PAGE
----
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IFOAM Organic

The International Federation of Organic Agriculture Movements (IFOAM) is an umbrella organisation that seeks to harmonise organic standards worldwide.

The IFOAM Organic Guarantee System (OGS)

  • The IFOAM Basic Standard – the so-called standard for standards
  • The IFOAM Accreditation Criteria, which establishes requirements for certification bodies to be IFOAM accredited
  • The IFOAM Accreditation Program

The Basic Standard Main Principles:

  • Principle of Health: ‘organic agriculture shoud sustain and enhance the health of soil, plant, animal, human and planet as one and indivisible.’
  • Principle of Ecology: ‘organic agriculture should be based on living ecological systems and cycles, work with them, emulate them and help sustain them.’
  • Principle of Fairness: ‘organic agriculture should build on relationships that ensure fairness with regard to the common environment and life opportunities.’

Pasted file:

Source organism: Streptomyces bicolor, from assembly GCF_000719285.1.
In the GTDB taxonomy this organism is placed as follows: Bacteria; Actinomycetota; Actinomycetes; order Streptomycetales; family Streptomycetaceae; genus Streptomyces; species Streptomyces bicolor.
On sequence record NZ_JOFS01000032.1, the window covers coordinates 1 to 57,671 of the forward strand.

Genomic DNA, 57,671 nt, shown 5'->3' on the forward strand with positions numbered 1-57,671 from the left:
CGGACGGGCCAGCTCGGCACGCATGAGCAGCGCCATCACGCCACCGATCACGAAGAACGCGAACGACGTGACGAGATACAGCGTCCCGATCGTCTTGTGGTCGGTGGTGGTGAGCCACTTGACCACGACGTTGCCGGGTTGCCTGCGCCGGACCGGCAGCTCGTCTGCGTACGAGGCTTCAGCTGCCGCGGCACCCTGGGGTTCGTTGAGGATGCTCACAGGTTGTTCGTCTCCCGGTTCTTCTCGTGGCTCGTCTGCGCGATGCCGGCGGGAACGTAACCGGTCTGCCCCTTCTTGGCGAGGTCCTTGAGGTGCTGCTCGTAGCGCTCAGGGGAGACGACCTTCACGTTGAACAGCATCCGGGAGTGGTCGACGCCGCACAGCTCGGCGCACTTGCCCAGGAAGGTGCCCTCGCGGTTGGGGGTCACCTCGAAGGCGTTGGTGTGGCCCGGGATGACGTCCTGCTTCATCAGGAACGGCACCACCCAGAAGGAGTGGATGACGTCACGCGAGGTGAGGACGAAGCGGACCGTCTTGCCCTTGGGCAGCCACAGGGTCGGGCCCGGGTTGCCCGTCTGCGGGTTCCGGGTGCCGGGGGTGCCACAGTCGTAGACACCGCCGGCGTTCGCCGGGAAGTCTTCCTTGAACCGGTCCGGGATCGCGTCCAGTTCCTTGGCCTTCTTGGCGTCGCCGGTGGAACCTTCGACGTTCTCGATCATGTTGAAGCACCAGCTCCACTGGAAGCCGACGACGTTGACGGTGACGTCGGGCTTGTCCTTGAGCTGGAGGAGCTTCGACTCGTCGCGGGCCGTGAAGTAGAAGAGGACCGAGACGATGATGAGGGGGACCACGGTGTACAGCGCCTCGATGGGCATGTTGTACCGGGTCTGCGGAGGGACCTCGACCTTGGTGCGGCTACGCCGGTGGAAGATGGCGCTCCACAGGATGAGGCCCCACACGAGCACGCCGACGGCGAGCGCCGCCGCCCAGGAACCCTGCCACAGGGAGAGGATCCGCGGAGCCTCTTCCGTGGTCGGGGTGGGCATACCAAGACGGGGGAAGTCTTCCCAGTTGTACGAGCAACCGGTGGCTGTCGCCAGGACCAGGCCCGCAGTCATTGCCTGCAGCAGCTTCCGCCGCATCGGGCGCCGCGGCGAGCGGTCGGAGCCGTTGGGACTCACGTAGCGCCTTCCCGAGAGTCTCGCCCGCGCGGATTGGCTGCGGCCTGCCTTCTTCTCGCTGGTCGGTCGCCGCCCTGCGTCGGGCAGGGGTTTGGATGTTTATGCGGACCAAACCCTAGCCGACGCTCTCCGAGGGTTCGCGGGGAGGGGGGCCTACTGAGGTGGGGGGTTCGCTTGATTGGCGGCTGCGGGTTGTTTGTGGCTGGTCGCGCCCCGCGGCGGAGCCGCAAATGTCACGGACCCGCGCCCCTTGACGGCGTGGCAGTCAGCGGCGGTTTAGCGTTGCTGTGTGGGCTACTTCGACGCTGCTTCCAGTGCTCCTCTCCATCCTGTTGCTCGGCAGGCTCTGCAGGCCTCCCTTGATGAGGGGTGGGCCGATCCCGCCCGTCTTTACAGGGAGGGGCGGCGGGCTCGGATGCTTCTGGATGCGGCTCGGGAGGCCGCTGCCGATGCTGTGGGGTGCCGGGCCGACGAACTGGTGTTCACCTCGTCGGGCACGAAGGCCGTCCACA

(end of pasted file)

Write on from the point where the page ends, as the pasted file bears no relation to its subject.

• Principle of Care: ‘organic agriculture should be managed in a precautionary and responsible manner to protect the health and wellbeing of current and future generations and the environment.’
Market coverage: 

The IFOAM 2012 Annual report claims that in 2012 there were 1.8 million certified organic producers worldwide (a rise of 200,000 on 2011), and that the total world market for certified organic produce was worth US$62.9 billion in 2010.

Background information: 

IFOAM originated in France in 1972 and since then has grown worldwide to its current status of uniting 766 member organisations across 116 countries (including 96 in Germany alone). Its mission is 'leading, uniting and assisting the organic movement in its full diversity' and in addition to defining organic standards also actively particpates in research projects and the promotuion of organic adoption in developing countries.

Funding source: 

2011: Income = €1,955,000; Expenditure = €1,945,000Contributions and fees; donations; project income. 

Notable information: 

Very large coverage with affiliates in over 100 countries worldwide. IFOAM standards are translated into 18 languages

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